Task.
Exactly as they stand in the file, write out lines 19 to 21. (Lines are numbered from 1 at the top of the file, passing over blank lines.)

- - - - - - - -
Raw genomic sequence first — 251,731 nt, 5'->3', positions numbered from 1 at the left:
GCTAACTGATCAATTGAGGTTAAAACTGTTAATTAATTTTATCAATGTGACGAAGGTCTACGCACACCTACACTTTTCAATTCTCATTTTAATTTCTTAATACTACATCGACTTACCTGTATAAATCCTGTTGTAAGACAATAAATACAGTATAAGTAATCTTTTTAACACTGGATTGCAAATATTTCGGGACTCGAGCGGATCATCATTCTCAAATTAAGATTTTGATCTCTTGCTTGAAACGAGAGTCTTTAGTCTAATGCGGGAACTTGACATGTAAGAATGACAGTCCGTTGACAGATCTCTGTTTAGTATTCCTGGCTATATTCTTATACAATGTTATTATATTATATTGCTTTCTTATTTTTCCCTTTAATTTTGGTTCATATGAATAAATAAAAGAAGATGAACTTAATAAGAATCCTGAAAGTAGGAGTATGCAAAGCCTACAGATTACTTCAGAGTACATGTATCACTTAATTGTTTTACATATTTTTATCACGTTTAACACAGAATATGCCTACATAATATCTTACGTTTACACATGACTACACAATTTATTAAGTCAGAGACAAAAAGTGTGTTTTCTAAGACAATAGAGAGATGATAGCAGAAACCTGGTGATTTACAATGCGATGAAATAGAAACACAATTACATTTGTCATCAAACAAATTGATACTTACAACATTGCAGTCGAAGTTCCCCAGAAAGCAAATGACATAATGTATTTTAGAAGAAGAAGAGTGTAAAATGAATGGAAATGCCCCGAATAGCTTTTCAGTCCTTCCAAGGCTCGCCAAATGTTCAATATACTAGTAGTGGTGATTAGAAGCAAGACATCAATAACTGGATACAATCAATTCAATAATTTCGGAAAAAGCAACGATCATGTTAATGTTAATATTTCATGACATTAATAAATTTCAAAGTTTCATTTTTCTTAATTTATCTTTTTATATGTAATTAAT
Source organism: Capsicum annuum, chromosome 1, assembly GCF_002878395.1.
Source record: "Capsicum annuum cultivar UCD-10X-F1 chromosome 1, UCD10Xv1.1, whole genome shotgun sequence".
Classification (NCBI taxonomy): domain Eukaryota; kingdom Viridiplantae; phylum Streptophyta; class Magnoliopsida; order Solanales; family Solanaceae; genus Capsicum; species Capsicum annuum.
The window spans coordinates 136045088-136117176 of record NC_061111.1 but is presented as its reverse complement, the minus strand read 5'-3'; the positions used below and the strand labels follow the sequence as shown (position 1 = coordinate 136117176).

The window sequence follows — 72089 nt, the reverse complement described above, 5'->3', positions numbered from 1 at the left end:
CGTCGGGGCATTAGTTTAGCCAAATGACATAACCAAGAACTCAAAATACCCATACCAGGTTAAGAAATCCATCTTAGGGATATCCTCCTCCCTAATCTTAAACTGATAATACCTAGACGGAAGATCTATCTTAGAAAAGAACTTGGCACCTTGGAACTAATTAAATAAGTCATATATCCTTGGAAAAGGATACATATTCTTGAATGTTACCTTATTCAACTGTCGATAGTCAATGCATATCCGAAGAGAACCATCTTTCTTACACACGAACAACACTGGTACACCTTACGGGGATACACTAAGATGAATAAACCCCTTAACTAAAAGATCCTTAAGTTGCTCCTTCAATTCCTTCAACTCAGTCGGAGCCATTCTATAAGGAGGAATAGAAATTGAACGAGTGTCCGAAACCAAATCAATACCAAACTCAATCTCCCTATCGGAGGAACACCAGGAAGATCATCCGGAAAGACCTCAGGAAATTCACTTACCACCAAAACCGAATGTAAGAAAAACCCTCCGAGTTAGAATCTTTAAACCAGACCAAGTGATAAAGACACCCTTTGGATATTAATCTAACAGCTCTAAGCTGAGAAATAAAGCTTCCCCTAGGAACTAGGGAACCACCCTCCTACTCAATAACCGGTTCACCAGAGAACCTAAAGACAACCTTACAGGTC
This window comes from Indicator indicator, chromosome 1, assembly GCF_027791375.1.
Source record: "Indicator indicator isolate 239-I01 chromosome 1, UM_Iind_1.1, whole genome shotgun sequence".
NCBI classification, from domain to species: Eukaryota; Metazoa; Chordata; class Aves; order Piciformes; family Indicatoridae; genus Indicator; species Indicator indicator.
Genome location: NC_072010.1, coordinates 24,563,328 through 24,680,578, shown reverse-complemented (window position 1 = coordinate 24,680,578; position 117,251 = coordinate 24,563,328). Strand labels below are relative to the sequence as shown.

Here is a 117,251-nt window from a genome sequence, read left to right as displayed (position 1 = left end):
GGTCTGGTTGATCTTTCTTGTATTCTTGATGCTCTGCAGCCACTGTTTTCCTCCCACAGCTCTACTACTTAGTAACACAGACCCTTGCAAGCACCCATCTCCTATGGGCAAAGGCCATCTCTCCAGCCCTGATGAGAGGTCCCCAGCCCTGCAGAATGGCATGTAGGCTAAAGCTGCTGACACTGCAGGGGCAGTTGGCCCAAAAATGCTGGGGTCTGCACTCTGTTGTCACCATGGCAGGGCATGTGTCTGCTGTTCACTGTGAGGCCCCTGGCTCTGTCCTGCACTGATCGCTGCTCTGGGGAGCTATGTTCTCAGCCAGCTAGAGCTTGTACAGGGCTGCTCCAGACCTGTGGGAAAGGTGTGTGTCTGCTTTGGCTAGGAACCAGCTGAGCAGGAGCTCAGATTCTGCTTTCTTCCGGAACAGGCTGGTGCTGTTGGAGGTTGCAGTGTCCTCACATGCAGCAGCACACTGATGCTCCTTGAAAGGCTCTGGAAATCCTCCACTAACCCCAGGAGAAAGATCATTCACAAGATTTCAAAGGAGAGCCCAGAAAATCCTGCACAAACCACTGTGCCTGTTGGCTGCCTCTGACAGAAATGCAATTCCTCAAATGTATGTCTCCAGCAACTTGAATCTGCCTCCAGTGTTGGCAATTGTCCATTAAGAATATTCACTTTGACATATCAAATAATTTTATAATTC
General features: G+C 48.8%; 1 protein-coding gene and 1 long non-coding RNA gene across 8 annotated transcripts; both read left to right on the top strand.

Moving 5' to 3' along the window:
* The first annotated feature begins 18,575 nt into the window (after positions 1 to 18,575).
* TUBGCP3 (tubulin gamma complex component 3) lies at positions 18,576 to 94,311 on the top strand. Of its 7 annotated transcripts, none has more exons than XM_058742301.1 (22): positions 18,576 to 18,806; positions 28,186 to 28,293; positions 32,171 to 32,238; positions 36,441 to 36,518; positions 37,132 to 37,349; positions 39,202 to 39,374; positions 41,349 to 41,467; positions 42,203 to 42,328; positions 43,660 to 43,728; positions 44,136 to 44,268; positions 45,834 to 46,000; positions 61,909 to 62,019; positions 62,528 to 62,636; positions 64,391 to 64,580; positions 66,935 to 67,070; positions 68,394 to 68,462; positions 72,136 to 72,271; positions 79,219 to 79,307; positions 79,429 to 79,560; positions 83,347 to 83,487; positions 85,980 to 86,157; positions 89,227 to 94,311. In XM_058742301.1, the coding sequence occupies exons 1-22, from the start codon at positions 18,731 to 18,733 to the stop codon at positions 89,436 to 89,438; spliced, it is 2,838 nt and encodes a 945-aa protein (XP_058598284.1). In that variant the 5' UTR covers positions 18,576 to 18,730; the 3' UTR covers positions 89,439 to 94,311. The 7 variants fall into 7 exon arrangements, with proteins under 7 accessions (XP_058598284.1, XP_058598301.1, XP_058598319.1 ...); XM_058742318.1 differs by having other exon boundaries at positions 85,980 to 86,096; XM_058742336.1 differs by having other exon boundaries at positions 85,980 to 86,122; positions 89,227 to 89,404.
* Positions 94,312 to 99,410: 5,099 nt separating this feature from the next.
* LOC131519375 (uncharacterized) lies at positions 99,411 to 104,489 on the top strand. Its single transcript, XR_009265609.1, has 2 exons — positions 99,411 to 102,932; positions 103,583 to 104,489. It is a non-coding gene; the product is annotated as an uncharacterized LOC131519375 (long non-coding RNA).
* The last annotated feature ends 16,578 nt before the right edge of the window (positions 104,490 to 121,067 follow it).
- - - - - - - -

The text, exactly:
* Positions 94,312 to 99,410: 5,099 nt separating this feature from the next.
* LOC131519375 (uncharacterized) lies at positions 99,411 to 104,489 on the top strand. Its single transcript, XR_009265609.1, has 2 exons — positions 99,411 to 102,932; positions 103,583 to 104,489. It is a non-coding gene; the product is annotated as an uncharacterized LOC131519375 (long non-coding RNA).
* The last annotated feature ends 16,578 nt before the right edge of the window (positions 104,490 to 121,067 follow it).